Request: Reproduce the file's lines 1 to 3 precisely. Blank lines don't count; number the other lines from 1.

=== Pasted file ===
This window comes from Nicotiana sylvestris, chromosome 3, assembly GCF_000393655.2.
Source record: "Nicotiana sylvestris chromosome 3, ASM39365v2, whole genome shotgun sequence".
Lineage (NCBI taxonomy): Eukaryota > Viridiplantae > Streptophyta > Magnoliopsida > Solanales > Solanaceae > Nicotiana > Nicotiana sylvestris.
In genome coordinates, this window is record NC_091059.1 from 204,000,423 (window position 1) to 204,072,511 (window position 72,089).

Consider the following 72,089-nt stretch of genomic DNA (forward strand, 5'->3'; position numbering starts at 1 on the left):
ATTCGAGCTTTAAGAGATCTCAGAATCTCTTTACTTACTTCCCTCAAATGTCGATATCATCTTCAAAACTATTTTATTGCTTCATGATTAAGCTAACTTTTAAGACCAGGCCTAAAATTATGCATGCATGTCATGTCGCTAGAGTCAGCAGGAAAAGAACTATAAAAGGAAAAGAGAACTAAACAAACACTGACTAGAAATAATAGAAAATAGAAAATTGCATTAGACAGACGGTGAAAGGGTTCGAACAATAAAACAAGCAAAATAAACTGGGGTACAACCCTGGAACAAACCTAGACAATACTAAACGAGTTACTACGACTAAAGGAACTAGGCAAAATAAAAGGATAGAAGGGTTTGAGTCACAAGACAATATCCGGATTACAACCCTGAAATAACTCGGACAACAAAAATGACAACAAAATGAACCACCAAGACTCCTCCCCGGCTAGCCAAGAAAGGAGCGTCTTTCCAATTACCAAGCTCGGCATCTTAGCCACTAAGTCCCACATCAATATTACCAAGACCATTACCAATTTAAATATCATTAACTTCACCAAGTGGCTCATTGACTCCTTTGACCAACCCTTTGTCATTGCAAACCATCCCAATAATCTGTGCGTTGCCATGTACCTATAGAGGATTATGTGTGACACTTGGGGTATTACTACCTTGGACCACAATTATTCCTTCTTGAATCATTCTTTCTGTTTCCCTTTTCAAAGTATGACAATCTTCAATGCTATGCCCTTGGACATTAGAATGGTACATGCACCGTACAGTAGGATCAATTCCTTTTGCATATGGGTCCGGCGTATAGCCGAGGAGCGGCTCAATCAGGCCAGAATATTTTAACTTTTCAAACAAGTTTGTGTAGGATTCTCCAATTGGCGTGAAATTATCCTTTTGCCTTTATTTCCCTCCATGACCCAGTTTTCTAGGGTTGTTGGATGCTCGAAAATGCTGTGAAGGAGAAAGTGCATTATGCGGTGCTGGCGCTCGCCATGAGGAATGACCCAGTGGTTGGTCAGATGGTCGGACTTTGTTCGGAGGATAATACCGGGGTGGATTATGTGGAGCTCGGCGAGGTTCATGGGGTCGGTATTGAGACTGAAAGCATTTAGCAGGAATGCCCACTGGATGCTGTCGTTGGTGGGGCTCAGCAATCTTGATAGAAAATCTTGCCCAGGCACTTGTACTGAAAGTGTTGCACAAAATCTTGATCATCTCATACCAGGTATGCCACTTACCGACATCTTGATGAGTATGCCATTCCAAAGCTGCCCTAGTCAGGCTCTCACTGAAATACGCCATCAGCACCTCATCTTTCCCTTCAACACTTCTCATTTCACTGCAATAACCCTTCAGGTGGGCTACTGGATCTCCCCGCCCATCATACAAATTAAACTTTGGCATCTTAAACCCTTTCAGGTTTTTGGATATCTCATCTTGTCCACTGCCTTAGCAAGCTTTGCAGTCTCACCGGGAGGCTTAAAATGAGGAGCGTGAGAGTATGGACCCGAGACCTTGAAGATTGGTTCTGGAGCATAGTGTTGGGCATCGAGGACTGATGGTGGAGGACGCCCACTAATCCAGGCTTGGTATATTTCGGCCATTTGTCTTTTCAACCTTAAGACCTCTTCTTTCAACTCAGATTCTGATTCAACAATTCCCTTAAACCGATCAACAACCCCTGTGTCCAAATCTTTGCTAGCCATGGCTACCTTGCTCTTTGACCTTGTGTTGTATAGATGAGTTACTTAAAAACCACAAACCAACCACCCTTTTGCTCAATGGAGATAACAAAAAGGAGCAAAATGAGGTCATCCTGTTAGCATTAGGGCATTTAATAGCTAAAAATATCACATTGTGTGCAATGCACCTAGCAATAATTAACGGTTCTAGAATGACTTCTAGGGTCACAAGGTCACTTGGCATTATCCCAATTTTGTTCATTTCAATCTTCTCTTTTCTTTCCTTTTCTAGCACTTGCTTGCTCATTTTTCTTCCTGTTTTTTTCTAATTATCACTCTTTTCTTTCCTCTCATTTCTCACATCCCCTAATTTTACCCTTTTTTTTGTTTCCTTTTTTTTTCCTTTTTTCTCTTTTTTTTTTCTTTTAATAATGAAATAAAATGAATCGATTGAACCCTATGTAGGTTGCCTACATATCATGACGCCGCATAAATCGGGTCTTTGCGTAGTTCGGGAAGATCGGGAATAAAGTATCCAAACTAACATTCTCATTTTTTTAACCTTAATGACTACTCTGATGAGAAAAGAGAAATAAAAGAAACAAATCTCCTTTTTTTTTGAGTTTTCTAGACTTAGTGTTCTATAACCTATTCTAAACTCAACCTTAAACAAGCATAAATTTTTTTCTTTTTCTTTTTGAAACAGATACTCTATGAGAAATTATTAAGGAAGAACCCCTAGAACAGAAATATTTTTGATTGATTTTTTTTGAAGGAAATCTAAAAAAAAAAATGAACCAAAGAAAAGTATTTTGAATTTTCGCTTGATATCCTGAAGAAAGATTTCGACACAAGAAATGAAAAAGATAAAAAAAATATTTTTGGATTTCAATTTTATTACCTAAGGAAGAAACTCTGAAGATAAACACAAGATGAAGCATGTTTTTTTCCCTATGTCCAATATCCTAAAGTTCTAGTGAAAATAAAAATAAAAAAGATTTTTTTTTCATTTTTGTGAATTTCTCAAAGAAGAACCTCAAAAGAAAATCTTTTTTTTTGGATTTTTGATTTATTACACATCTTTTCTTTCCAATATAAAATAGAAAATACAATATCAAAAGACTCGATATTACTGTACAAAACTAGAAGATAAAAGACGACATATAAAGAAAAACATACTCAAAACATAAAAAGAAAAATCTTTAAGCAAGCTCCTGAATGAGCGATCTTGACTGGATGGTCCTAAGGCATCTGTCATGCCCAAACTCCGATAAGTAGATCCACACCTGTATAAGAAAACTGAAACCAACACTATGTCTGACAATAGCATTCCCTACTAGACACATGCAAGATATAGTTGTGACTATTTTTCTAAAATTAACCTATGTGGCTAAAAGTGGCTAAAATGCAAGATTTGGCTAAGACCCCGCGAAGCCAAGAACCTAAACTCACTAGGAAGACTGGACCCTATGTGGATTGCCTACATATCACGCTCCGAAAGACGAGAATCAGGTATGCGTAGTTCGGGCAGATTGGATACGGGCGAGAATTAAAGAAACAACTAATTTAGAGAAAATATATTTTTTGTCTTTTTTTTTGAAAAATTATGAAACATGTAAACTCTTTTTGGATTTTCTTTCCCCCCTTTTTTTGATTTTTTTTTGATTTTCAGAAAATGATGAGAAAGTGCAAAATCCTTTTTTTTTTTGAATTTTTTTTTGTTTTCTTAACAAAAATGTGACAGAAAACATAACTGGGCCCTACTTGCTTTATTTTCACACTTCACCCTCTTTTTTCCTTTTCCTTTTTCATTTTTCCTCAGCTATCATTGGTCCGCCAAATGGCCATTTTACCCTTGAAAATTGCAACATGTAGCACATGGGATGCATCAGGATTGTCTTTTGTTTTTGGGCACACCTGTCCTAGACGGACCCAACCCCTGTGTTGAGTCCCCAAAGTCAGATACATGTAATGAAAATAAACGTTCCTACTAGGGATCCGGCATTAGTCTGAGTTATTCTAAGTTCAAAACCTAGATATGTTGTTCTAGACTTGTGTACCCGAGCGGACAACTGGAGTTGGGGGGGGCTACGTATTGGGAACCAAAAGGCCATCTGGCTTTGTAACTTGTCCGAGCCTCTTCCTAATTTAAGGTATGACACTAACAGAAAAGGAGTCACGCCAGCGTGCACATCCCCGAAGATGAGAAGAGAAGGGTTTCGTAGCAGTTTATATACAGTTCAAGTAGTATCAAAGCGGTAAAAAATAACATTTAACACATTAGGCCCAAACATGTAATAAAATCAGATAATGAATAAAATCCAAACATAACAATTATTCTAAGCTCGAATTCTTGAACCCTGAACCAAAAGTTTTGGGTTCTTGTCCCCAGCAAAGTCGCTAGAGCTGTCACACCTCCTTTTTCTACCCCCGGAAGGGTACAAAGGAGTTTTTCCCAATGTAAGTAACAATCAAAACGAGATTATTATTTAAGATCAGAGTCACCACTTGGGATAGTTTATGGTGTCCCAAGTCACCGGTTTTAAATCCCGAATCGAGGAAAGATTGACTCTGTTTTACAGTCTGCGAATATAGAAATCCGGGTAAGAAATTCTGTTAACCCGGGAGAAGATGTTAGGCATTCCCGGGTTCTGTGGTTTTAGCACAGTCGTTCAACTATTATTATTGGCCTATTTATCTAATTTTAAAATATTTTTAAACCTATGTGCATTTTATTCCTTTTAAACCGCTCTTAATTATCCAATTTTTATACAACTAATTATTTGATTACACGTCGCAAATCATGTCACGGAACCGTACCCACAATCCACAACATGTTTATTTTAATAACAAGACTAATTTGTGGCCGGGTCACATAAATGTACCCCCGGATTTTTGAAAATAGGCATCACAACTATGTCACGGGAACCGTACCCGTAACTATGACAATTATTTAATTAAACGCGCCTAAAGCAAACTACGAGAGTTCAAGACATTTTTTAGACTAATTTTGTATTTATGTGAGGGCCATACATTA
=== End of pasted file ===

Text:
This window comes from Nicotiana sylvestris, chromosome 3, assembly GCF_000393655.2.
Source record: "Nicotiana sylvestris chromosome 3, ASM39365v2, whole genome shotgun sequence".
Lineage (NCBI taxonomy): Eukaryota > Viridiplantae > Streptophyta > Magnoliopsida > Solanales > Solanaceae > Nicotiana > Nicotiana sylvestris.